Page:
Friends of the Earth International: agonistic politics, modus vivendi and political change
|dc.identifier.citation||Doherty, B. and Doyle, T. 2018. Friends of the Earth International: agonistic politics, modus vivendi and political change. Enviromental Politics: pp. 1-22.|
© 2018 Informa UK Limited, trading as Taylor & Francis Group Following criticism from some of its national member organisations that it marginalised, Southern agendas, Friends of the Earth International (FoEI), engaged in heated debates in the 2000s that aimed to address its internal political differences. FoEI defined its positions on democracy, capitalism and social transformation, reorienting itself more towards the global South. The centrality to this process of debate about broad political ideas is unusual; well established and mature organisations do not usually change identities fundamentally. In practice, FoEI did not resolve its differences, but came to a political settlement which made those differences manageable. To interpret the changes in FoEI, the concept of agonistic politics developed by Chantal Mouffe and the idea of a modus vivendi associated with so called realist (liberal) critics of ‘moralistic liberalism’ are employed. A full account of the process nevertheless requires acknowledgement of the positive effect of solidarity as enabling changes in collective identity.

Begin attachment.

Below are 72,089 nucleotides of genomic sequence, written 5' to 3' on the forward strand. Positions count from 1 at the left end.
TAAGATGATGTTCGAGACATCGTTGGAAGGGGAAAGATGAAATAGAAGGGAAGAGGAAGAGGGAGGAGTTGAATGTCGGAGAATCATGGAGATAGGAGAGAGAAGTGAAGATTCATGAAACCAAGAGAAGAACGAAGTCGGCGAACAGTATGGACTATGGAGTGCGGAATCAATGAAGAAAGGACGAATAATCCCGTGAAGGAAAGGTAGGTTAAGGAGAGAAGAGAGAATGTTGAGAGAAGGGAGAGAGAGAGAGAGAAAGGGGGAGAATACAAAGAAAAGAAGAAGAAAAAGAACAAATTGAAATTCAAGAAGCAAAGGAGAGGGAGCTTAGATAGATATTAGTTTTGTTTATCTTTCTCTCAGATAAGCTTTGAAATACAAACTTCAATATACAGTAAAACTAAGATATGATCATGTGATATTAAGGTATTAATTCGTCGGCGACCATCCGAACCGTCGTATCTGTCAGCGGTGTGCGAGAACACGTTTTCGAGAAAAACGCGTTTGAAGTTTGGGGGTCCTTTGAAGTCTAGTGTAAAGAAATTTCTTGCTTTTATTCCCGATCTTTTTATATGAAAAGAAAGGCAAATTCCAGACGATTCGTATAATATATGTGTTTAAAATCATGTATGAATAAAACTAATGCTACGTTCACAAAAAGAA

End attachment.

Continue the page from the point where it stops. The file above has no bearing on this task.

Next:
|dc.title||Friends of the Earth International: agonistic politics, modus vivendi and political change|
|curtin.department||School of Media, Creative Arts and Social Inquiry (MCASI)|
|curtin.accessStatus||Fulltext not available|
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